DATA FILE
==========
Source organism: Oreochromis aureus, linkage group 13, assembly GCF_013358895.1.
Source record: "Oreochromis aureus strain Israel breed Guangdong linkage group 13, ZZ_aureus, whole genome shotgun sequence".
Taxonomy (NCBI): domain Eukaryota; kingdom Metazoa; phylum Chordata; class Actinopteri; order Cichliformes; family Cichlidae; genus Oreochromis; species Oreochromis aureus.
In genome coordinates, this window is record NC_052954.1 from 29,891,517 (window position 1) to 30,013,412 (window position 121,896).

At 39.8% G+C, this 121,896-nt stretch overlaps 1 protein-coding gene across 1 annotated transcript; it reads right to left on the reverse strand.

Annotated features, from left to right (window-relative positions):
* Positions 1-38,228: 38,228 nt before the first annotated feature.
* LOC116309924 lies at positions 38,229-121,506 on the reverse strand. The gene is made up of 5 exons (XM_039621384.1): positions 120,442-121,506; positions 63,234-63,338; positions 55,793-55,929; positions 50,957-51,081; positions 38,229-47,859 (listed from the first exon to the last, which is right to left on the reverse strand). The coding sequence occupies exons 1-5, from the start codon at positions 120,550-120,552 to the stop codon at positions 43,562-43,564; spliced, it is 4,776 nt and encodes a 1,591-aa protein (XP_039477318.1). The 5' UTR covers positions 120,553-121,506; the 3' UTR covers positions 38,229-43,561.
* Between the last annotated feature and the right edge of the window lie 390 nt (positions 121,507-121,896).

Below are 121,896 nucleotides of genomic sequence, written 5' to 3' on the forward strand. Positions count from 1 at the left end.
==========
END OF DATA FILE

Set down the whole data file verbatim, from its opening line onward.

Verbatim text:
Source organism: Oreochromis aureus, linkage group 13, assembly GCF_013358895.1.
Source record: "Oreochromis aureus strain Israel breed Guangdong linkage group 13, ZZ_aureus, whole genome shotgun sequence".
Taxonomy (NCBI): domain Eukaryota; kingdom Metazoa; phylum Chordata; class Actinopteri; order Cichliformes; family Cichlidae; genus Oreochromis; species Oreochromis aureus.
In genome coordinates, this window is record NC_052954.1 from 29,891,517 (window position 1) to 30,013,412 (window position 121,896).

At 39.8% G+C, this 121,896-nt stretch overlaps 1 protein-coding gene across 1 annotated transcript; it reads right to left on the reverse strand.

Annotated features, from left to right (window-relative positions):
* Positions 1-38,228: 38,228 nt before the first annotated feature.
* LOC116309924 lies at positions 38,229-121,506 on the reverse strand. The gene is made up of 5 exons (XM_039621384.1): positions 120,442-121,506; positions 63,234-63,338; positions 55,793-55,929; positions 50,957-51,081; positions 38,229-47,859 (listed from the first exon to the last, which is right to left on the reverse strand). The coding sequence occupies exons 1-5, from the start codon at positions 120,550-120,552 to the stop codon at positions 43,562-43,564; spliced, it is 4,776 nt and encodes a 1,591-aa protein (XP_039477318.1). The 5' UTR covers positions 120,553-121,506; the 3' UTR covers positions 38,229-43,561.
* Between the last annotated feature and the right edge of the window lie 390 nt (positions 121,507-121,896).

Below are 121,896 nucleotides of genomic sequence, written 5' to 3' on the forward strand. Positions count from 1 at the left end.